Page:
Documentary Review: Vanishing of the Bees

The world over and throughout history, bees have always been held in high regard. They work hard, they work together, they save up…and they help our food to grow.

Bees play such a vital role in our existence. As much as one third of the food we eat is effected by bee pollination. Yet honey bees have been disappearing all over the world. The reason why is a mystery…or is it?

This film follows a couple of conventional beekeepers in the U.S. as they try to discover what is causing Colony Collapse Disorder (CCD) in their beehives. The beekeepers send their bees out on trucks to various parts of the country to pollinate big farms. The long rides on trucks are stressful to bees. They also use miticides and other unnatural treatments on their bees. And at the end of the season, they take all of the honey, leaving the bees to survive on sugar syrup through the winter. They also breed queens artificially, selecting for specific traits, which some criticize for narrowing the gene pool. Could these practices be causing CCD?

The holistic beekeeper, Gunter Hauk seems to think so. He puts his honeybee farm in the heart of Monsanto country, as if to prove that he could raise healthy honeybees using natural methods, and “to heal the heartland.”

Colony Collapse Disorder does seem very mysterious. One day the bees will be there in their hive, and the next day they are gone. Not lying dead in or around their hive, but actually gone. Disappeared.

The story gets particularly interesting when the beekeepers discover that the same thing happened in France about ten years prior. Only they were able to reverse it. Turns out their bees were being killed by pesticides. Not just any old pesticides, though. The latest generation of engineered crops have pesticides build right into the plant. The pesticides stay with the plant throughout its life. These are called systemic pesticides. Since the pesticides never leave the plant, the bees get pollen that is poisonous to them. Sometimes it doesn’t catch up with them until months later, making it extremely difficult to trace and just about impossible to prove.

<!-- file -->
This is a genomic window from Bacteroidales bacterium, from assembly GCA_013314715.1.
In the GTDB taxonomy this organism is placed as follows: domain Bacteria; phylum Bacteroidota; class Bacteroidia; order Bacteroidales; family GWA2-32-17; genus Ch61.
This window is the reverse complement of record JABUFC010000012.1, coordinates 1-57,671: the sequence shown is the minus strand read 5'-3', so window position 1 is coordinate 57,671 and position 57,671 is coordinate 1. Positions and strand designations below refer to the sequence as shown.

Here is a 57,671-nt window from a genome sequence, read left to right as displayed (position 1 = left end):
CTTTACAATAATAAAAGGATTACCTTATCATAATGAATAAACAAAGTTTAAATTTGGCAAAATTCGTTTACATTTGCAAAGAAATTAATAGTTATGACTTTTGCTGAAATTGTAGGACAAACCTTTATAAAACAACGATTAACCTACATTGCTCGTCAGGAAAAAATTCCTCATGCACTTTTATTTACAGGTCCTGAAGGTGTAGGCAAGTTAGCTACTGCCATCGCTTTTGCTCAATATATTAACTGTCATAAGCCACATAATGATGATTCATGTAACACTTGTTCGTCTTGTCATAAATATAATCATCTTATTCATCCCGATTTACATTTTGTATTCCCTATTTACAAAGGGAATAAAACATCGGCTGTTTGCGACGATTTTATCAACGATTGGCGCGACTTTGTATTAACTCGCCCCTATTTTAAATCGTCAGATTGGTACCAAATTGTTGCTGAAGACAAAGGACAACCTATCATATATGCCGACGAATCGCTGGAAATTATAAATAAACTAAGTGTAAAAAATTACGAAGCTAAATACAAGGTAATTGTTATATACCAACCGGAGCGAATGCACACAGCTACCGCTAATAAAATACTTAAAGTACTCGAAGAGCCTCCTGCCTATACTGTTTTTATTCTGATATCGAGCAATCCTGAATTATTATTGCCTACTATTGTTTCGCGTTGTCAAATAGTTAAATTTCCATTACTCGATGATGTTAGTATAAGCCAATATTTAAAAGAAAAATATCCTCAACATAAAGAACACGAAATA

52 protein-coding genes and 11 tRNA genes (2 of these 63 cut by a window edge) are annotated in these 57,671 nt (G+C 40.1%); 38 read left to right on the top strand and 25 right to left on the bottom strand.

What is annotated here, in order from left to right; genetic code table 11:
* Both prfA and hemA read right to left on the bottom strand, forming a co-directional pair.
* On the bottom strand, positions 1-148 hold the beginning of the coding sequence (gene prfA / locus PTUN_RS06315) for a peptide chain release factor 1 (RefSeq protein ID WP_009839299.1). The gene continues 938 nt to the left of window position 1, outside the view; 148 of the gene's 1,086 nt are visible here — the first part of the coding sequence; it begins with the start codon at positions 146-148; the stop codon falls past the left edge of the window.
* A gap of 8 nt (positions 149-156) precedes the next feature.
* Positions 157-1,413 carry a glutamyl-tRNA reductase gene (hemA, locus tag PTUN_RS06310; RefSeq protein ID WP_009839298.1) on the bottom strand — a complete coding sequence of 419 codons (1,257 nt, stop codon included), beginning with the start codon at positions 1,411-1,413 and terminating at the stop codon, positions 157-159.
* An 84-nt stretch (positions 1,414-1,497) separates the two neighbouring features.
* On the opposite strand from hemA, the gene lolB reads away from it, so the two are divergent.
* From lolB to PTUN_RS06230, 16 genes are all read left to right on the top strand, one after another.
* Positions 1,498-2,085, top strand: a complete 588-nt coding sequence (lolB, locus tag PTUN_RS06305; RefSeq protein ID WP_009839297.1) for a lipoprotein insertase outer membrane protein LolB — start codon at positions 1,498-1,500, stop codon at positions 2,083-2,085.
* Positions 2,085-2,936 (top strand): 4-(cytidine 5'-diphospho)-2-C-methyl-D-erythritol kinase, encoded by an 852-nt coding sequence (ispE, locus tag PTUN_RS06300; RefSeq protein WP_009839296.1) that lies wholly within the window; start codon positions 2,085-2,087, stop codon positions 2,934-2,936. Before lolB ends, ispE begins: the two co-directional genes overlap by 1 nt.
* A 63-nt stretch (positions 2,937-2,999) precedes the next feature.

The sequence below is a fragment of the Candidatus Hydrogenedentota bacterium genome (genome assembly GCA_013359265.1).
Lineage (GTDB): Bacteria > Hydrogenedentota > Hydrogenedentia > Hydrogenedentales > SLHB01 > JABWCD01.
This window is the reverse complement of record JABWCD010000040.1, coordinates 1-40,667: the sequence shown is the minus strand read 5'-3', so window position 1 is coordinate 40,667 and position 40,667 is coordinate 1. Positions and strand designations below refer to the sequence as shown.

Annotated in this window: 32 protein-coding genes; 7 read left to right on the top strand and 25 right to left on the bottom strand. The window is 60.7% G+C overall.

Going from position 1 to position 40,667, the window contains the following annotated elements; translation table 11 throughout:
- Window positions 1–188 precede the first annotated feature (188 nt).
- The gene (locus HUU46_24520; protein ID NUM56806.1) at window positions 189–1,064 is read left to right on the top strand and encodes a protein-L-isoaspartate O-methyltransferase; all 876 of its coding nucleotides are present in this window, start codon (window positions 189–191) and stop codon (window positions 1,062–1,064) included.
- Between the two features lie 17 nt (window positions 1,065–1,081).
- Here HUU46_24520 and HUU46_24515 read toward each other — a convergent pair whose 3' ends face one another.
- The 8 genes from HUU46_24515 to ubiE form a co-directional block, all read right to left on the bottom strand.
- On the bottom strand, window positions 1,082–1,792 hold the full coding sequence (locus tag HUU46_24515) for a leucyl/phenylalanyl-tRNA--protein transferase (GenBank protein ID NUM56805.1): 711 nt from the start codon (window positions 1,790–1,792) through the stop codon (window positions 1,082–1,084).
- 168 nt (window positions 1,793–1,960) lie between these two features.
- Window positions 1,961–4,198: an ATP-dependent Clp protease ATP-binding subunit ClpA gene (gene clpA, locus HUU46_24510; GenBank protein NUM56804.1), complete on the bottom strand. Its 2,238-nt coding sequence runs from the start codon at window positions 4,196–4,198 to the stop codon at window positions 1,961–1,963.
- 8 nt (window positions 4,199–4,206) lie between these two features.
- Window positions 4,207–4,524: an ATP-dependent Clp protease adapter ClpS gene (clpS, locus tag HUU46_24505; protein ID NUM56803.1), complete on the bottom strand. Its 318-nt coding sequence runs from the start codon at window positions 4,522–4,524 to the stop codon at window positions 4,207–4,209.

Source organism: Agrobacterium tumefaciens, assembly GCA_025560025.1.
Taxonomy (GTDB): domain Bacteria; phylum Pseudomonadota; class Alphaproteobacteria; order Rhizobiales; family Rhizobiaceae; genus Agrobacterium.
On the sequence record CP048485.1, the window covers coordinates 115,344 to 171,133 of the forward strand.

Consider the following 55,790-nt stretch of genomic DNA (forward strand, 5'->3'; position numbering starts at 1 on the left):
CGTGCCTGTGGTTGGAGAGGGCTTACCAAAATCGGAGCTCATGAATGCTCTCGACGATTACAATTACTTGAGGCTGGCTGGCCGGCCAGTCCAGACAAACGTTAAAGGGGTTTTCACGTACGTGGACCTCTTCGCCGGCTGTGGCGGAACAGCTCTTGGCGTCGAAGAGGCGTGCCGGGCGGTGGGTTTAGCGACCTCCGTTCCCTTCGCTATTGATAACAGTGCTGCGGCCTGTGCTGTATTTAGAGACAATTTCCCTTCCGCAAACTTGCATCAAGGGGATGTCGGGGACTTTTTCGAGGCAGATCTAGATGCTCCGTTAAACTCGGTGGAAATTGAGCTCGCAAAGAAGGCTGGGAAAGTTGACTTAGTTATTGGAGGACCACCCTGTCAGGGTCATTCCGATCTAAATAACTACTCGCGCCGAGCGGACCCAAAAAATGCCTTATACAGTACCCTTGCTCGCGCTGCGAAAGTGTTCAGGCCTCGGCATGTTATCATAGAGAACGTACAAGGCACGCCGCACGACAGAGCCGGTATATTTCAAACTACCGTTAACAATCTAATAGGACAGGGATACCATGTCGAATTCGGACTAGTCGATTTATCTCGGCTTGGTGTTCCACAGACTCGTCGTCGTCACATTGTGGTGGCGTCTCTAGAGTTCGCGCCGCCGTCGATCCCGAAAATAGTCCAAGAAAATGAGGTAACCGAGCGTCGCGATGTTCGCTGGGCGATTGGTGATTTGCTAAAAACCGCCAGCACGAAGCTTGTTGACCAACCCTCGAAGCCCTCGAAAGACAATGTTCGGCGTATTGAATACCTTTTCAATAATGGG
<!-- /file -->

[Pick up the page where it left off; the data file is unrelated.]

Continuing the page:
In France, when there is a suspicion about safety, they will ban or suspend something until it can be proven safe. They banned systemic pesticides, and the bee population bounced back within a year. In the U.S., unfortunately, something has to be proven dangerous, rather than proven safe, so of course systemic pesticides are still in use. Maybe one day the government will get tired of importing bees from other countries to replenish our dwindling supply and wake up to the reality of what is going on.

The holistic beekeeper says he has never had CCD in his hives. He keeps the bees on his own organic farm.

Favorite quote from the movie.
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